The personal consumption expenditures price indicator, or PCE tracks the prices U.S. consumers pay for goods and services. The PCE, like the consumer price index, focuses on the impact of changing prices on households and not companies or producers.

The PCE not only tracks what goods and services people buy, but also how they change their spending habits as prices rise or fall. The PCE will show if consumers are forced to reduce their fuel consumption due to rising gas prices.

The Bureau of Economic Analysis publishes the PCE every month. The most recent PCE update released by the bureau on Jan. 27 shows that the PCE price index rose 0.1% in December. Core PCE, which excludes fuel and food — two categories that are subject to price swings frequently — rose 0.3% in December.

The December release showed an increase in PCE of 0.1%, and a core PCE rise of 0.2%.

The Federal Reserve prefers to measure inflation using core PCE. An increase in PCE or core PCE could signal an increase in inflation. A decrease in PCE may indicate a decrease in inflation.

These results show an increase in inflation but things are cooling down. Core PCE rose 4.4% in December compared to December last year. This is down from 4.7% annually in November. Inflation is still increasing, but at a slower pace.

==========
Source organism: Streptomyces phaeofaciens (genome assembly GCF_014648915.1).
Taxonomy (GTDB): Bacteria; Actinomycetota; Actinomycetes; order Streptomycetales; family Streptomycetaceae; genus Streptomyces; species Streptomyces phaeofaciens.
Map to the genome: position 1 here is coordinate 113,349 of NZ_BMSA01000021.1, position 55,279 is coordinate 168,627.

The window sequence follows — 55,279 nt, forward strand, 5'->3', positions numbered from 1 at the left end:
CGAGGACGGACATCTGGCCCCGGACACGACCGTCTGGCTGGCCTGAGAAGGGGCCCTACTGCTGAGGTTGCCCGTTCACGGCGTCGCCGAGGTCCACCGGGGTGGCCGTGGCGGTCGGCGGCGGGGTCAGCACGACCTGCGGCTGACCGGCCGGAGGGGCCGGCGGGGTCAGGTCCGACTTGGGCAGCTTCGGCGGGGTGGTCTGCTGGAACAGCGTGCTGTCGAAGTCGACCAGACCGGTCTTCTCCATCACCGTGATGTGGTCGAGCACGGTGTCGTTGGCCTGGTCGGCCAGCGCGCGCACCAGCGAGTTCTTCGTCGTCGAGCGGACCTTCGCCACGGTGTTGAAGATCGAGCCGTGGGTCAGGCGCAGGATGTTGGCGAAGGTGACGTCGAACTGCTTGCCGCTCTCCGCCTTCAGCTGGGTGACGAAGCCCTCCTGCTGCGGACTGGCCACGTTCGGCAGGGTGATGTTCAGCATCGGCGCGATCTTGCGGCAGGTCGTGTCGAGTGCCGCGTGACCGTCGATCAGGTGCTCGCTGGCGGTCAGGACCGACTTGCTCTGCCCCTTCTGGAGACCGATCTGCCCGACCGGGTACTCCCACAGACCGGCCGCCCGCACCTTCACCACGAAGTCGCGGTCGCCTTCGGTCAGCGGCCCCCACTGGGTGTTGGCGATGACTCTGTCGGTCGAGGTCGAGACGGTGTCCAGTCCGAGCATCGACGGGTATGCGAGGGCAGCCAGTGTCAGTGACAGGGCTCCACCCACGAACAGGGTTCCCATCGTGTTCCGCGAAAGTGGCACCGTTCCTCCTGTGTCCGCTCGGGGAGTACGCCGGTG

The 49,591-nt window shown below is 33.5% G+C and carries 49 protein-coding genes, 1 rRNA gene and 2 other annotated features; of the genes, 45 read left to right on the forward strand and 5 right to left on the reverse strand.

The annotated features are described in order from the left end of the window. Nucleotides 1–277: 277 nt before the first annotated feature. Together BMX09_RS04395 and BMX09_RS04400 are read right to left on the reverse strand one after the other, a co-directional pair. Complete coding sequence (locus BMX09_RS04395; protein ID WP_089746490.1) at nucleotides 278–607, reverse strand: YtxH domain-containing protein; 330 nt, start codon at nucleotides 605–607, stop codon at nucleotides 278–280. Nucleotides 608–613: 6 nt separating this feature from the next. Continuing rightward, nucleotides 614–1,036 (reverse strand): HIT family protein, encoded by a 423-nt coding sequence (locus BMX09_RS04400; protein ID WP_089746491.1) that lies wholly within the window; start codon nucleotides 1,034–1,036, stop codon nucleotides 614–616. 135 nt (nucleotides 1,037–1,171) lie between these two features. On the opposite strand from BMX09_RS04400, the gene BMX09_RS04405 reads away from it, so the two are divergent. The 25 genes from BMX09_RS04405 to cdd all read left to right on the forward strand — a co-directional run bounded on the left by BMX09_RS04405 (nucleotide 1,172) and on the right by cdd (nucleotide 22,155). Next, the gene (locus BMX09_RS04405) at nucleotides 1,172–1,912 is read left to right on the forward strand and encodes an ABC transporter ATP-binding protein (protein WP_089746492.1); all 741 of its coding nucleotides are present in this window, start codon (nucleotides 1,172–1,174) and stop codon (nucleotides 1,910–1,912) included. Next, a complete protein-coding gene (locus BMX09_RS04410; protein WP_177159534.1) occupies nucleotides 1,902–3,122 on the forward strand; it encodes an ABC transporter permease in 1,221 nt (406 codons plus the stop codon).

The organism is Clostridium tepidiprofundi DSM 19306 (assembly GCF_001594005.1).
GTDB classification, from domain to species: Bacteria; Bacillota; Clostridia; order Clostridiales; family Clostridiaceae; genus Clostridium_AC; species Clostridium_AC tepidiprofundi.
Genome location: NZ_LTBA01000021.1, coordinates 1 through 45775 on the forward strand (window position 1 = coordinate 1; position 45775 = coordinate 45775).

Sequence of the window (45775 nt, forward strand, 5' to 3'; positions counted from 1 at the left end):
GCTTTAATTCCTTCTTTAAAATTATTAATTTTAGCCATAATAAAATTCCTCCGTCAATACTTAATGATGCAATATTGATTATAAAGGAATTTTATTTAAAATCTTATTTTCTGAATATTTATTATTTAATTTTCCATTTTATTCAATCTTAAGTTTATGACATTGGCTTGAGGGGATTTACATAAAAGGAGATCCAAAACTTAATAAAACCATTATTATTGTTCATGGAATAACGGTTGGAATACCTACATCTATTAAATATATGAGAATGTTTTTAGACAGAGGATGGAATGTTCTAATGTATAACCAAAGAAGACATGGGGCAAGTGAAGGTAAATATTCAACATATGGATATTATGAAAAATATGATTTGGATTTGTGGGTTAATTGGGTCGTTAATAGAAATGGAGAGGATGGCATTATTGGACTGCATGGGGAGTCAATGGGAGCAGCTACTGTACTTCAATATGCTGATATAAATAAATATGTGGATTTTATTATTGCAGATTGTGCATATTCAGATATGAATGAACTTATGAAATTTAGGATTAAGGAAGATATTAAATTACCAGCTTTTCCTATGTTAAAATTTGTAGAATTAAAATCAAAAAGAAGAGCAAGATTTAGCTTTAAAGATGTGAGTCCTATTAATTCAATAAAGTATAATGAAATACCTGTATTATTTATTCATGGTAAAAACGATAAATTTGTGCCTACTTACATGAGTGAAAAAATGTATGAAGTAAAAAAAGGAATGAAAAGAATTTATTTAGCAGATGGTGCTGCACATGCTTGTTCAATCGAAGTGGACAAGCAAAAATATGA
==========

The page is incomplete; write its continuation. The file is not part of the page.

How does PCE calculate?

The BEA calculates this index by using data from trade organizations and businesses, as well as the gross domestic product. The GDP is the sum of all goods and services that were produced in the United States during a quarter.

The U.S. Census Bureau provides a lot of data for producers and businesses. The Census Bureau’s quarterly services reports, annual retail trade surveys, and monthly retail trade survey are used by the BEA. It also relies on reports from regulatory agencies and private trade organizations. The BEA can use these reports to estimate the sales of goods and services over a certain time period.

The BEA splits consumer goods into three categories:

  • Durable goods are goods that can be used for at most three years. This includes furniture and motor vehicles.

  • Non-durable goods are goods with a shelf life less than three years. This category includes gasoline, food, beverages, and clothing.

  • Services such as housing, utilities, and insurance.

The BEA then takes all the consumption data and calculates how much consumers have spent on these goods. It also considers taxes and retailer markups.


However, there are many differences between these two indexes. The BEA calculates the PCE using data from businesses. The Bureau of Labor Statistics calculates the CPI using household survey data. The CPI only measures urban consumers’ spending habits, while the PCE represents rural and urban consumers’ spending.

The CPI is used to cover out-of-pocket costs for consumers. However, the PCE accounts for purchases made by consumers on behalf of businesses, government programs, or non-profits. For example, medical care covered under an employee’s employer-linked health insurance.

Inflation measures are often measured using both the CPI or the PCE. Economists prefer the PCE to measure inflation.

When will the PCE be released?

Monthly, the PCE is published in the BEA Personal Income and Outlays Report. The February 24th Personal Income and Outlays report will be available.